While many of these issues have clearly been relegated to the history of the 19th century, it's also a fact that much of the controversy that Bront? has so eloquently built into her characters' lives persist as issues into our own 21st century. Little wonder that "Jane Eyre" has such enduring power in the world of English literature!

    Highly recommended.

    Paul Weiss...more info
  • Wonderful!
    Jane Eyre is never a disappointment. Bronte really can touch your heart with the struggles of the main character. A woman in the post-modern era could have easily been in the same situation. Bronte put forth a completely time-less quality in this book. If you have the patience, it can keep you nailed to your seat!!...more info
  • In one word..."WOW" !!!
    Talk about a beautifully written book ! Written in the first person, the excellent writing of the author Charlotte Bronte is both beautiful to read and gripping in its story telling power.

    What I found of particular interest was the moral character of Ms Eyre. There is a sense of absolute honesty about her, an honesty both to herself and in her sense towards other people that makes her truly stand out. For instance, Jane went through extreme hardships to do what she thought was morally a right thing to do, including relinquishing her lover. And then, when she has barely come out of extreme poverty, she finds out that her rich Uncle has left her a lot of money. She shows her character here by willingly sharing her inheritance with her newly discovered cousins.

    And the way that she loves Rochester is simply too beautiful for me to describe here in words. Read the book, and let Charlotte Bronte describe it to you in her eloquent and heart rendering prose....more info
  • Great Content. A Bit Too Lengthy.
    Charlotte Bronte discusses one the most important issues we face today in our society--namely a girl's struggle to be loved but also to be socially and mentally independent. Jane Eyre is a lonely, miserable child, who finally becomes a happy, satisfied wife. She does so only after struggling and suffering as a child and later as a young woman. Although the content is very interesting for most, I believe that Bronte could have fitted it in 280 instead of 480 pages.

    Jane initially maintains her romantic relationships superficial since, according to her, they will result in her lack of independence. Jane's romances with Rochester and St. John are not essentially based on true love, and thus, do not flourish. Rochester is interested in Jane because of her intelligence and piano skills; however, Jane believes that the great social differences between her and Rochester make her unworthy of this relation. A marriage would mean abiding by a husband's orders and the household's chores, which definitely is not her connotation of love. Jane's undeveloped romantic relationships fortify her desire for independence and romance simultaneously.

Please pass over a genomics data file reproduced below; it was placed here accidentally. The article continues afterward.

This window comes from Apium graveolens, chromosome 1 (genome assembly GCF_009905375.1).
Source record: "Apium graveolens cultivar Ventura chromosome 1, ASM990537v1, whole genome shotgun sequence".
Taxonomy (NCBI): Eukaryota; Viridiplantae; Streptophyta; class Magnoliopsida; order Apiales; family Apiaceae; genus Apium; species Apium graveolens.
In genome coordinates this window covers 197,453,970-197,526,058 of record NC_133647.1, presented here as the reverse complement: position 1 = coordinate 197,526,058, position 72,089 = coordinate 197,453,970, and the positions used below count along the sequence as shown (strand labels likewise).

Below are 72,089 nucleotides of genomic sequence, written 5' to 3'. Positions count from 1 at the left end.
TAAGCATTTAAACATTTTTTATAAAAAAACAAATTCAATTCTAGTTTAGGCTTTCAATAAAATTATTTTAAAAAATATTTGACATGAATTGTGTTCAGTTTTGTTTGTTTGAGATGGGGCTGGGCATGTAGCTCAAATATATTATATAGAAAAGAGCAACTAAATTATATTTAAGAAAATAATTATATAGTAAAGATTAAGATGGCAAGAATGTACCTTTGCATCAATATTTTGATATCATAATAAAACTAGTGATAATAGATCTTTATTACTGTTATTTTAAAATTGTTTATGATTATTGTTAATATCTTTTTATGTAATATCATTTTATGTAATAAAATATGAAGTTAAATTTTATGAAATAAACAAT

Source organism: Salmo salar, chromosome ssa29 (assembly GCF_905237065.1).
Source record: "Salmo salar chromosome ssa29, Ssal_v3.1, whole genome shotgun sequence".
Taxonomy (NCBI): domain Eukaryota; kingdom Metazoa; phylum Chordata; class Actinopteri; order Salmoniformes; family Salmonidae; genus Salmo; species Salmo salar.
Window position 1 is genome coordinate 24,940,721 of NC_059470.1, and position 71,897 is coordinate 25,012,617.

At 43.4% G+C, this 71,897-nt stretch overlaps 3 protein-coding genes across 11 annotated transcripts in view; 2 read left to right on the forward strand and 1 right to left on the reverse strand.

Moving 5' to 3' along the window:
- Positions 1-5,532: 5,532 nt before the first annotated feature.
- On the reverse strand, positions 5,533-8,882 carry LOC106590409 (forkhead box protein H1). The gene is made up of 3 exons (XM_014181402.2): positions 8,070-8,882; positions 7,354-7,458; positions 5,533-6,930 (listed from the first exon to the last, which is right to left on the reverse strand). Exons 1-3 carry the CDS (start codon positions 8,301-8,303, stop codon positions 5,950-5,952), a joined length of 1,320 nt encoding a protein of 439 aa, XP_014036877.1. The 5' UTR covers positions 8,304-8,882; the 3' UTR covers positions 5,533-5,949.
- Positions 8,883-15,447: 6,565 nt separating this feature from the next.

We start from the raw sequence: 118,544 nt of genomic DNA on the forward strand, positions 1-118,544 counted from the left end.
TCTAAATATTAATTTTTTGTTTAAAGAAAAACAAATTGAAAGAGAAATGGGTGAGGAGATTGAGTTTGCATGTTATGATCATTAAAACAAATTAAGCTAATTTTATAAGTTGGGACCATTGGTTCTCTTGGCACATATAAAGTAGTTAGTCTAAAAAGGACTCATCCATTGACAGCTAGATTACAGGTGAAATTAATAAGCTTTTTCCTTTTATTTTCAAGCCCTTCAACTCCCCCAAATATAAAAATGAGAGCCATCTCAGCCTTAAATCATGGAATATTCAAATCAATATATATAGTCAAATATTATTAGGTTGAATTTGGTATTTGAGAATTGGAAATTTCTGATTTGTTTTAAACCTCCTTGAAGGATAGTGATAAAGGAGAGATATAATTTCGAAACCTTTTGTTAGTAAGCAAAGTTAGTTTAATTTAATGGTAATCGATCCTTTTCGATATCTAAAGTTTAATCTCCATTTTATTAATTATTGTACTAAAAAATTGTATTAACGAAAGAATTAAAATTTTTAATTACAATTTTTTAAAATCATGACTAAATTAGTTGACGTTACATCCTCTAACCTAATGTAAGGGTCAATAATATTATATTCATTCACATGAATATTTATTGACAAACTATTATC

Only by becoming socially and economically equal to Rochester does Jane finally seek a deep, lasting romantic relationship, fulfilling Bronte's assertion that a rational balance between emotions and desires is required to become happy. Jane's acquaintance with her cousins provides her the emotional support she seeks throughout the novel. An added support is Jane's inheritance of her wealthy uncle, which makes her not only socially but also economically equal to Rochester. Now that Jane is economically, socially, and emotionally autonomous, she can accept Rochester's proposal.

    In Jane Eyre, Jane discovers the secret of having a happy life through rationally balancing her desires for independence and her emotions towards Rochester and St. John. Nowadays, many young women struggle to achieve this balance. Therefore, I greatly encourage any who face that same problem to read this book. Maybe you will find your solution in one of the pages....more info